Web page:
But if you go on about how tax policy affects the small business sector, eyes glaze over.

There's so much material you almost can't ignore it. You could admire the loyalty she inspires -- aides that will face jail to protect her, for example. You just have to treat it like a one-liner from the comics playing at Dollywood.

And you have to do this without losing your gravitas.

When abortion comes up, Brown should refuse to play, just counter-charging her of making up an issue to avoid talking about the important things. He should say he wants to stick on the issues of today. He should say, it's not abortion anyone's worried about right now, it's wondering if we send our boys to high school, will they come back girls. Diefenbaker would have had them rolling in the aisles with this kind of material.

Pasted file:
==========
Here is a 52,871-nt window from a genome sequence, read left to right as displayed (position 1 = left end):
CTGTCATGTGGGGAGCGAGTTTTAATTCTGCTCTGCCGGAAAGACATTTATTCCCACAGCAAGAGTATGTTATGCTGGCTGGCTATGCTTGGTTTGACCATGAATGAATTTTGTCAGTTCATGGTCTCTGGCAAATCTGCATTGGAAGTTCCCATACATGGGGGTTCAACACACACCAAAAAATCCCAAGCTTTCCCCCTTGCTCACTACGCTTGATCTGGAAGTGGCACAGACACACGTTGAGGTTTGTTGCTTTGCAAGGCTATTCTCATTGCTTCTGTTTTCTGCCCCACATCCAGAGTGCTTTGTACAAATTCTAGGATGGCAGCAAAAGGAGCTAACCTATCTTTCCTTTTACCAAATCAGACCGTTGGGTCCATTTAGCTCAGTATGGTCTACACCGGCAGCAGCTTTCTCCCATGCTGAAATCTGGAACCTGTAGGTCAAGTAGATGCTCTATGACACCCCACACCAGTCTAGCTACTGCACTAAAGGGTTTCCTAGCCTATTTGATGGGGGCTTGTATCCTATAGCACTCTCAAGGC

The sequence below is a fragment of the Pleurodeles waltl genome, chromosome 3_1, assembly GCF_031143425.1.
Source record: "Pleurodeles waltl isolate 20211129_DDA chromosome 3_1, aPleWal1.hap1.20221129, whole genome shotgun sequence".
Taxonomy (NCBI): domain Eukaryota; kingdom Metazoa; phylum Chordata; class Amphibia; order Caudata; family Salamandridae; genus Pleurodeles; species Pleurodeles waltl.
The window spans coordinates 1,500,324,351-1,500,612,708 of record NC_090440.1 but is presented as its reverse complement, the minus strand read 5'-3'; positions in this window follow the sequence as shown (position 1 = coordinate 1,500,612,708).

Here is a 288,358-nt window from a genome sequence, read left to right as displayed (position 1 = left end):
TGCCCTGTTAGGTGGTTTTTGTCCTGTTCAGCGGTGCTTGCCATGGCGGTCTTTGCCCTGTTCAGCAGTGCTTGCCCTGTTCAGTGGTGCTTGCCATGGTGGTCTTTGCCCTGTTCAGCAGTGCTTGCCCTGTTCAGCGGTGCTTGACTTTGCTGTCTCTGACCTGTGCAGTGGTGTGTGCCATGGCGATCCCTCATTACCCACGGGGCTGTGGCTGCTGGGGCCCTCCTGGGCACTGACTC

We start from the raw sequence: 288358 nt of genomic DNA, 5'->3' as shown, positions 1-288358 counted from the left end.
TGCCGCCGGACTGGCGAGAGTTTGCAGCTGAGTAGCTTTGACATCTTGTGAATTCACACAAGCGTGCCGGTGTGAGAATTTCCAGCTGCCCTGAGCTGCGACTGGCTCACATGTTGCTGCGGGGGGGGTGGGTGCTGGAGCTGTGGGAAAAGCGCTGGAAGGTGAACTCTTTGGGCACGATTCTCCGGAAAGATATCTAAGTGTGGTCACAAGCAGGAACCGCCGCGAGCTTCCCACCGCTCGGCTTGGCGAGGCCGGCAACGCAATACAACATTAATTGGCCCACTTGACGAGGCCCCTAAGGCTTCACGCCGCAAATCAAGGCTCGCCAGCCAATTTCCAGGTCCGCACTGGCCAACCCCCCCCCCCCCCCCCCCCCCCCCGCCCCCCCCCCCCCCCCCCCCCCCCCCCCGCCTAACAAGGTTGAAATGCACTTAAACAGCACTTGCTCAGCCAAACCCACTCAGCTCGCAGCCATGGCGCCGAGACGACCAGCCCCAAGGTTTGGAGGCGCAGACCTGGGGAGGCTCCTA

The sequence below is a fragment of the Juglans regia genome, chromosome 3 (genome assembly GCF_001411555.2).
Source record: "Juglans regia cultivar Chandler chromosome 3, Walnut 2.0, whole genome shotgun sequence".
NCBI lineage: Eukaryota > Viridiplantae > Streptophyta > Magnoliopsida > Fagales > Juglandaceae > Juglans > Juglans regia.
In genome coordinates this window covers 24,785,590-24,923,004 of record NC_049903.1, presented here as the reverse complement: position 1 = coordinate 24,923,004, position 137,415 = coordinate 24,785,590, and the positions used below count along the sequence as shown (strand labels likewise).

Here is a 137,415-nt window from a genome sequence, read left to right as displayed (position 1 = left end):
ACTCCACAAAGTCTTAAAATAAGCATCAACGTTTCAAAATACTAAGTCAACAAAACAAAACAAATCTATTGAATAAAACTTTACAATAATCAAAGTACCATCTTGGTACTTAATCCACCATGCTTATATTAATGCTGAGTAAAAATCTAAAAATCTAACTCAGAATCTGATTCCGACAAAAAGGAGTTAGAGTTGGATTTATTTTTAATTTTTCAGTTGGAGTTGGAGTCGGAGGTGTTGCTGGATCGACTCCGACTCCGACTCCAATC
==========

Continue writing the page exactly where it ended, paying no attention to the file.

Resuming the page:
Brown should play to what the public already thinks -- and salt it with some factual material, and spin it to accentuate what a disaster she has been.

She has no defensive game. She only has an offence. If he can get the momentum of public opinion moving, she stands no chance. She wlll try mightily to involve Brown in some kind of breach of political correctness. These are the land-mines. The trouble with land mines is that you can detect and detonate them harmlessly. Brown should be scripting answers for these things right now.

Brown's job should be more focused on winning the media than winning an argument with Wynne. He just has to ignore her stinger and talk about her, rather than to her.

He should also invite the NDP to join him in 'their criticism of the past four years.

He just can't say anything that can be twisted into a comment about women in general. Or about the Premier's office being occupied by a coven of lesbian witches. He should say instead -- no, Mme Premier, it is you -- not women. It's you, not lesbians, that are at fault. Let's hope most good people see the difference.

She's despicable because of what she has done, not for the identity groups she can be put into. But she is despicable.